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The Beveridge-Nelson Decomposition in Retrospect and Prospect

  • Charles R. Nelson

Beveridge and Nelson [Beveridge, Stephen, Nelson, Charles R., 1981. A new approach to decomposition of economic time series into permanent and transitory components with particular attention to measurement of the 'business cycle'. Journal of Monetary Economics 7, 151-174] proposed that the long-run forecast is a measure of trend for time series such as GDP that do not follow a deterministic path in the long run. They showed that if the series is stationary in first differences, then the estimated trend is a random walk with drift that accounts for growth, and the cycle is stationary. In contrast to linear de-trending, the smoother of Hodrick and Prescott (1981) and Hodrick and Prescott [Hodrick, Robert, Prescott, Edward C., 1997. Post-war US business cycles: An empirical investigation. Journal of Money Credit and Banking 29 (1), 1-16] and the unobserved components model of Harvey, [Harvey, A.C., 1985. Trends and cycles in macroeconomic time series. Journal of Business and Economic Statistics 3, 216-227]. Watson [Watson, Mark W., 1986. Univariate detrending methods with stochastic trends Journal of Monetary Economics 18, 49-75] and Clark [Clark, Peter K., 1987. The cyclical component of US economic activity. The Quarterly Journal of Economics 102 (4), 797-814], the BN decomposition attributes most variation in GDP to trend shocks while the cycles are short and brief. Since each is an estimate of the transitory part of GDP that will die out, it seems natural to compare cycle measures by their ability to forecast future growth. The results presented here suggest that cycle measures contain little if any information beyond the short-term momentum captured by BN.

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Paper provided by University of Washington, Department of Economics in its series Working Papers with number UWEC-2007-30.

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Date of creation: Aug 2006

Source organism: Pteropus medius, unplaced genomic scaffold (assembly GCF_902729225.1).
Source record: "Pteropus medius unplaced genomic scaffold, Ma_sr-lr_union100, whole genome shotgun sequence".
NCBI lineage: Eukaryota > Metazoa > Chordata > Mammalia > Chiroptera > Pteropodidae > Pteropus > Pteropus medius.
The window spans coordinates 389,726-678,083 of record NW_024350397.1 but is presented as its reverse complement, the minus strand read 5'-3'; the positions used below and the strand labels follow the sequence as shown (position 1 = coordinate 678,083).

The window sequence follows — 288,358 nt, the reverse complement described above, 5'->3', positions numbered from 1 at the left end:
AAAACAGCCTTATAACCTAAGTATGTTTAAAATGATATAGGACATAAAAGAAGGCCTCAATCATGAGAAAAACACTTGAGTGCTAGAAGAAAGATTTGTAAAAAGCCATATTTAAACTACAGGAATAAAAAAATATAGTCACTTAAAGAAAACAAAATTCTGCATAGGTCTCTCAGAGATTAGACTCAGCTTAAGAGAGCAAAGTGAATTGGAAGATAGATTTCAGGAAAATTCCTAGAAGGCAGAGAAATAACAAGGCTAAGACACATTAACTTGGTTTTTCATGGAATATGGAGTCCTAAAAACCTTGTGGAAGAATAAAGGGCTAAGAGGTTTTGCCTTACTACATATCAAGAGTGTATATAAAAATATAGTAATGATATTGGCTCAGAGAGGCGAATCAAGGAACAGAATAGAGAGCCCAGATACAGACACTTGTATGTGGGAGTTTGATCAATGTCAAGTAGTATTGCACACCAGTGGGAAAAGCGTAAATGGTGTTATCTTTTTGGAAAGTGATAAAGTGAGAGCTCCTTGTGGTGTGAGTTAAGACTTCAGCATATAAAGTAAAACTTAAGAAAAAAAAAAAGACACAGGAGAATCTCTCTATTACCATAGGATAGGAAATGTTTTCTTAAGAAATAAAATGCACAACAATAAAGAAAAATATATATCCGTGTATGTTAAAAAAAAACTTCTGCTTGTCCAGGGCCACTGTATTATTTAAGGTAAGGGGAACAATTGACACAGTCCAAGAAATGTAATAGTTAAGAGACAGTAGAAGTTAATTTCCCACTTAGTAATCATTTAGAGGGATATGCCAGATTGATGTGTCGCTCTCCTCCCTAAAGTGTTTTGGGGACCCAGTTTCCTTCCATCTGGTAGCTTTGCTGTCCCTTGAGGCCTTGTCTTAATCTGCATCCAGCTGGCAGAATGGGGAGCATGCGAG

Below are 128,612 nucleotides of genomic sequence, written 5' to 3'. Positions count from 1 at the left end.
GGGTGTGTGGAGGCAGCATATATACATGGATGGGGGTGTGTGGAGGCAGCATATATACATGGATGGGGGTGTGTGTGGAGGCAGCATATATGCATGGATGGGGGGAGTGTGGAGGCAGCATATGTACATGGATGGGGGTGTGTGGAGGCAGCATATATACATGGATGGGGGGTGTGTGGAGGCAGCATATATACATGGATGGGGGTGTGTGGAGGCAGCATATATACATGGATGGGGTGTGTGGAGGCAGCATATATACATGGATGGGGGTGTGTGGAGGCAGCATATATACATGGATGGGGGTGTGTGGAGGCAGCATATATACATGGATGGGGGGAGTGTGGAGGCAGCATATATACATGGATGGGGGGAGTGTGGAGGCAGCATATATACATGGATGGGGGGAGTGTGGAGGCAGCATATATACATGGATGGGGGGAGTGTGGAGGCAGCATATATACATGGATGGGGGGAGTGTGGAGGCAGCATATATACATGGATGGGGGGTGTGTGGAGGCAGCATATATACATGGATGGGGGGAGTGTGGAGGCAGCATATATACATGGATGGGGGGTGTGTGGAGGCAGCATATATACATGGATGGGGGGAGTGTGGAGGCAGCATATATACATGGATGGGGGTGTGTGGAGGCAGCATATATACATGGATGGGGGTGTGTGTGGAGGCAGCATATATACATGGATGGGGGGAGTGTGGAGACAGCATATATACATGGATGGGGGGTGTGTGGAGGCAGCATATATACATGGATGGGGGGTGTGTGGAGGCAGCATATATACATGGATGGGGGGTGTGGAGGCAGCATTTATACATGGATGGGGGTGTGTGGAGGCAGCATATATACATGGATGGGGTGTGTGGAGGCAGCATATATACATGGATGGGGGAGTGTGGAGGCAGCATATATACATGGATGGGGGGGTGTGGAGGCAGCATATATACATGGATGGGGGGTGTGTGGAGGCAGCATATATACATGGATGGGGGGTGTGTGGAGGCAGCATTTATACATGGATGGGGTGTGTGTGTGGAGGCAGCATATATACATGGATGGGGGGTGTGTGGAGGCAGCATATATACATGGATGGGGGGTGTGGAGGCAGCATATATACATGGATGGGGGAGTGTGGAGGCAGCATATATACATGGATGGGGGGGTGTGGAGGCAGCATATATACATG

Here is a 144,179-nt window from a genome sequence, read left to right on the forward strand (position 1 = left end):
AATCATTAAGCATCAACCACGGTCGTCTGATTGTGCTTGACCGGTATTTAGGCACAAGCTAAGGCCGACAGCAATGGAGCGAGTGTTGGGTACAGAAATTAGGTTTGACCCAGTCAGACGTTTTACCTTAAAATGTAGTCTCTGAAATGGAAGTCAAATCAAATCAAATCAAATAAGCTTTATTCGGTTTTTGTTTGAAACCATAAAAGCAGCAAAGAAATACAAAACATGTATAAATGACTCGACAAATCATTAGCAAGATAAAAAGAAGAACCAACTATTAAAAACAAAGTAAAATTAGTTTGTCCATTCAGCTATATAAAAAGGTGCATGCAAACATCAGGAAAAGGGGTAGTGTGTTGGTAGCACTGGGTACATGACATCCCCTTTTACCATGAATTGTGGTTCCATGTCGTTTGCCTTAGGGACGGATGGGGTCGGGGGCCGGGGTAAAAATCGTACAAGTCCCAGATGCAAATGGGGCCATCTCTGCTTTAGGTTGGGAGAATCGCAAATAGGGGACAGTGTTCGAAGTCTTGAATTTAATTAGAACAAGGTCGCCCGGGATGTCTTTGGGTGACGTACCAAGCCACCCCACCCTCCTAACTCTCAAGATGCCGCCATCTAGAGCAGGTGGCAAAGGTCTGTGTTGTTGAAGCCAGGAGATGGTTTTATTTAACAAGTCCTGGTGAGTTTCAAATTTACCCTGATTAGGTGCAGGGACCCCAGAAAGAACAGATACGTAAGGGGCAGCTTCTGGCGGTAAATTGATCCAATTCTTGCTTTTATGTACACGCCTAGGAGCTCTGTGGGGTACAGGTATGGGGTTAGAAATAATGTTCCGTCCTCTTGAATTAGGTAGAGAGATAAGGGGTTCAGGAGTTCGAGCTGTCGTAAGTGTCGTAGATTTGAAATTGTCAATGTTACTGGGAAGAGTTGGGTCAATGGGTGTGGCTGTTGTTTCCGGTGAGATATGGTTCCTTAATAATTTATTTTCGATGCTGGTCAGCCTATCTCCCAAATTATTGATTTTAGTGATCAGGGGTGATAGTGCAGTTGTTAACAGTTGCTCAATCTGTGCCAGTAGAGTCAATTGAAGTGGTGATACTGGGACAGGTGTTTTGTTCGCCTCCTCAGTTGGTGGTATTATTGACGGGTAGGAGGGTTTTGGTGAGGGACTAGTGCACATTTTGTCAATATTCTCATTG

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Handle: RePEc:udb:wpaper:uwec-2007-30
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  1. Perron, P, 1988. "The Great Crash, The Oil Price Shock And The Unit Root Hypothesis," Papers 338, Princeton, Department of Economics - Econometric Research Program.
  2. Athanasios Orphanides & Simon van Norden, 2004. "The reliability of inflation forecasts based on output gap estimates in real time," Finance and Economics Discussion Series 2004-68, Board of Governors of the Federal Reserve System (U.S.).
  3. Timothy Cogley, 1998. "A simple adaptive measure of core inflation," Working Papers in Applied Economic Theory 98-06, Federal Reserve Bank of San Francisco.
  4. Harvey, A C, 1985. "Trends and Cycles in Macroeconomic Time Series," Journal of Business & Economic Statistics, American Statistical Association, vol. 3(3), pages 216-27, June.
  5. Chang-Jin Kim & Charles R. Nelson, 1998. "Business Cycle Turning Points, A New Coincident Index, And Tests Of Duration Dependence Based On A Dynamic Factor Model With Regime Switching," The Review of Economics and Statistics, MIT Press, vol. 80(2), pages 188-201, May.
  6. Elizabeth Wakerly & Byron Scott & James Nason, 2006. "Common trends and common cycles in Canada: who knew so much has been going on?," Canadian Journal of Economics, Canadian Economics Association, vol. 39(1), pages 320-347, February.
  7. Valerie Cerra & Sweta Chaman Saxena, 2007. "Growth dynamics: the myth of economic recovery," BIS Working Papers 226, Bank for International Settlements.
  8. Robert J. Hodrick & Edward Prescott, 1981. "Post-War U.S. Business Cycles: An Empirical Investigation," Discussion Papers 451, Northwestern University, Center for Mathematical Studies in Economics and Management Science.
  9. Christian J. Murray, 2003. "Cyclical Properties of Baxter-King Filtered Time Series," The Review of Economics and Statistics, MIT Press, vol. 85(2), pages 472-476, May.
  10. Rotemberg, Julio J & Woodford, Michael, 1996. "Real-Business-Cycle Models and the Forecastable Movements in Output, Hours, and Consumption," American Economic Review, American Economic Association, vol. 86(1), pages 71-89, March.
  11. Watson, Mark W., 1986. "Univariate detrending methods with stochastic trends," Journal of Monetary Economics, Elsevier, vol. 18(1), pages 49-75, July.
  12. Nelson, Charles R & Kang, Heejoon, 1979. "Spurious Periodicity in Inappropriately Detrended Time Series," The Warwick Economics Research Paper Series (TWERPS) 161, University of Warwick, Department of Economics.
  13. Timothy Cogley & James M. Nason, 1993. "Effects of the Hodrick-Prescott filter on trend and difference stationary time series: implications for business cycle research," Working Papers in Applied Economic Theory 93-01, Federal Reserve Bank of San Francisco.
  14. Clark, Peter K, 1987. "The Cyclical Component of U.S. Economic Activity," The Quarterly Journal of Economics, MIT Press, vol. 102(4), pages 797-814, November.
  15. Harvey, A C & Jaeger, A, 1993. "Detrending, Stylized Facts and the Business Cycle," Journal of Applied Econometrics, John Wiley & Sons, Ltd., vol. 8(3), pages 231-47, July-Sept.
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